Wilderado is a three-piece indie folk band from Oklahoma with a loyal and ever-expanding fan-base. The beginning of the year saw them complete of a sold-out US headline tour and announce their first UK tour as special guests on alt-J’s The Dream Tour, ending this autumn with their own headline leg. But, despite their solid success, not everything was perfect in the Wilderado-camp. Struggling with monitor wedges and inconsistent set ups on stage, they knew something needed to change. When audio engineer, Davis McCoy, joined them at the beginning of the year, he recommended KLANG immersive in-ear monitors. They have not looked back since.
“As we started building longer sets and were doing more and more dates, I found I just couldn’t sing through the show,” says lead singer and guitarist, Max Rainer. “It was too taxing trying to project and to hear myself in the on-stage wedges.”
The band’s first experience of in-ear monitors had been as openers for Kings of Leon. “We used the house engineer and rented in some IEMs,” recalls Rainer. “We had next to no sound check time, no show files and just tried to get things into a workable state. The show went OK, but nobody in the band was really happy with how their ears sounded, although they were still better than wedges.”
A couple of months later, and with their first post-Covid tour looming, McCoy decided to build an in-ear monitor rig that would be compact and light enough for them to travel with.
“We thought how efficient it would be if we could fly with it and also have that be the same piece of gear we take in our van,” he says. “I’d seen ads and posts on Instagram for the KLANG:vokal which were really interesting. But the thing that really sold it for me was the single rack space, and that it would do Dante to MADI conversion within the unit.”
McCoy then found a company that made another single rackmount piece of equipment with 32 preamps, 32 outputs in a single rack space on terminal blocks, which would feed Dante into the KLANG. “Then the MADI output on the KLANG is just a split output of the preamps,” he continues. “That was perfect for getting all the inputs on to my console without me having to carry a stage box or anything else. Now, in just a single Peli case, we have three wireless in-ears, two wired routers, analogue split, the KLANG:vokal and the preamps all in one. And when it goes on a plane, it’s under 100lbs, which is perfect.”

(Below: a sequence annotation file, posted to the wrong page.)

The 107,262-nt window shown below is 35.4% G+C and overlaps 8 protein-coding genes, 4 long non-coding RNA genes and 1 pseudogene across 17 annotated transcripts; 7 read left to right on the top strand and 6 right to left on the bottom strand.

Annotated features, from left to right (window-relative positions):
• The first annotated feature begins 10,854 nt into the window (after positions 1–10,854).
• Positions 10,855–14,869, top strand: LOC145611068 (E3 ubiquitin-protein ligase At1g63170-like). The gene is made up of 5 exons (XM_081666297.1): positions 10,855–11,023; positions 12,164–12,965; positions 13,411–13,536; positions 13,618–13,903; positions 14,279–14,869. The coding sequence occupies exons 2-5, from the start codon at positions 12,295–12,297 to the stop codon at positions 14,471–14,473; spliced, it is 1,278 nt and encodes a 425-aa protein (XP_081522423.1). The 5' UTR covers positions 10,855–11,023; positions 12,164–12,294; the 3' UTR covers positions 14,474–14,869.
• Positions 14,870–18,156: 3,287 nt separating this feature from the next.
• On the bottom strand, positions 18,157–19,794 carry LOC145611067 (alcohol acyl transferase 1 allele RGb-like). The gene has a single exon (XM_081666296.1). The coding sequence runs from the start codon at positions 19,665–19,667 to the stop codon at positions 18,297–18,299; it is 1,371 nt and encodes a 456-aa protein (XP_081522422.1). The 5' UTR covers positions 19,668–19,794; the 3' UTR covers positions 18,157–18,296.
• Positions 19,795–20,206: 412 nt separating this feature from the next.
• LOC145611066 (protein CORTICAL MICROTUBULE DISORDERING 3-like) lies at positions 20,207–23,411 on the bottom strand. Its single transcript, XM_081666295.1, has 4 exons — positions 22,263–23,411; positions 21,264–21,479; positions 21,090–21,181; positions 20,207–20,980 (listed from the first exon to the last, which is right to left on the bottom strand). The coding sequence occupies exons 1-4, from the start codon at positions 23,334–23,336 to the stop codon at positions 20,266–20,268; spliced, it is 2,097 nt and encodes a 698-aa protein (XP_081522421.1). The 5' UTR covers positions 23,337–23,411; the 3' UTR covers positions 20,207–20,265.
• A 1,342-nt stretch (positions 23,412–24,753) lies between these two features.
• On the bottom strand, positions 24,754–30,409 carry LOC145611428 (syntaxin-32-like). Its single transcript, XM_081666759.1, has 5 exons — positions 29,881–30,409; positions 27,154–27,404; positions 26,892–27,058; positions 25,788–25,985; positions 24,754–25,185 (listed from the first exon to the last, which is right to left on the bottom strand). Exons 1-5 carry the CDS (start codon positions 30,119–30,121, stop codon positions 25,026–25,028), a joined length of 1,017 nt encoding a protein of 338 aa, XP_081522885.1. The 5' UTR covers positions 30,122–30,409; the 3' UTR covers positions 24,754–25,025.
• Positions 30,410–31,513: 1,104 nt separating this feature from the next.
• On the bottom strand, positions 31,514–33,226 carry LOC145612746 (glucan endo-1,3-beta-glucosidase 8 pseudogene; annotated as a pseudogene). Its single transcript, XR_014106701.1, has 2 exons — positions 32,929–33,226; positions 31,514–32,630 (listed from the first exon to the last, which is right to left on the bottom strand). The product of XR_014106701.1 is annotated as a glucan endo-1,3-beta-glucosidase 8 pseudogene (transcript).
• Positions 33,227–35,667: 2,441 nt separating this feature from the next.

Rainer admits that some of the technical equipment is over their heads. But when Davis showed the KLANG system to them, even without knowing the jargon or understanding how it worked, it changed everything. “I remember you’re just looking at a very basic set of faders,” he says. “There’s my name, there’s my guitar, and I push it up. It was so easy. I make adjustments through every show, and no one even knows it’s on my pedal point on my phone. And it’s so clear, so round, so adjustable, so present. Even without doing much to the guitars, they sounded like my guitar. My voice sounded like my voice. It was unbelievable from the start. It was the first time I’d ever been able to hear myself clearly.”
“Of course, we’re also learning each day about what you can do within the KLANG App,” adds guitarist, Tyler Wimpee. “The 3D aspect of it is epic and the presets, especially the EQ presets, which are amazing. One of the things that’s hardest for me is trying to express what I want to hear to an engineer. I find it’s like trying to describe colour to somebody. For me, being able to fix it myself is perfect, and the rest of the band feels the same.”
“As a singer inconsistency makes me anxious,” Rainer adds. “The first thing that happens is your mouth dries, your heart rate goes up, you can’t breathe right and that affects your performance. But now just knowing my monitor mix is going to be exactly the same, every time means all I have to do now is remember when to breathe and remember the words. We simply couldn’t do it without it now. We spent our advance on KLANG and it’s the best investment we could have made!”
Drummer, Justin Kila, concurs, “KLANG has taken out so many unknowns and given us so much more consistency. Now, we can focus on making the show better from night to night, rather than just being in survival mode and just trying to make it through the gig without anything catastrophic happening.”
With 260 days on the road this year and over 120 shows, Wilderado’s streamlined rig also means load in to soundcheck only takes about an hour. And from the moment they walk off stage, it only takes around 20 minutes before everything is packed up and they are back in the van.
With the KLANG:vokal now maxed out and plans to expand the show, there are also plans to up the ante on the KLANG system, with the wish list including the KLANG:konductor. Davis is also about to take delivery of a DiGiCo SD11, keeping the compact nature of his rig, but bringing additional functionality to it.
“We carry as much as we can to eliminate as many variables as we can and just focus on the music and the show,” concludes McCoy. “KLANG is integral to that. It’s small and it’s capable.
Pictured: From left to right, Tyler Wimpee, Max Rainer, Justin Kila and Davis McCoy.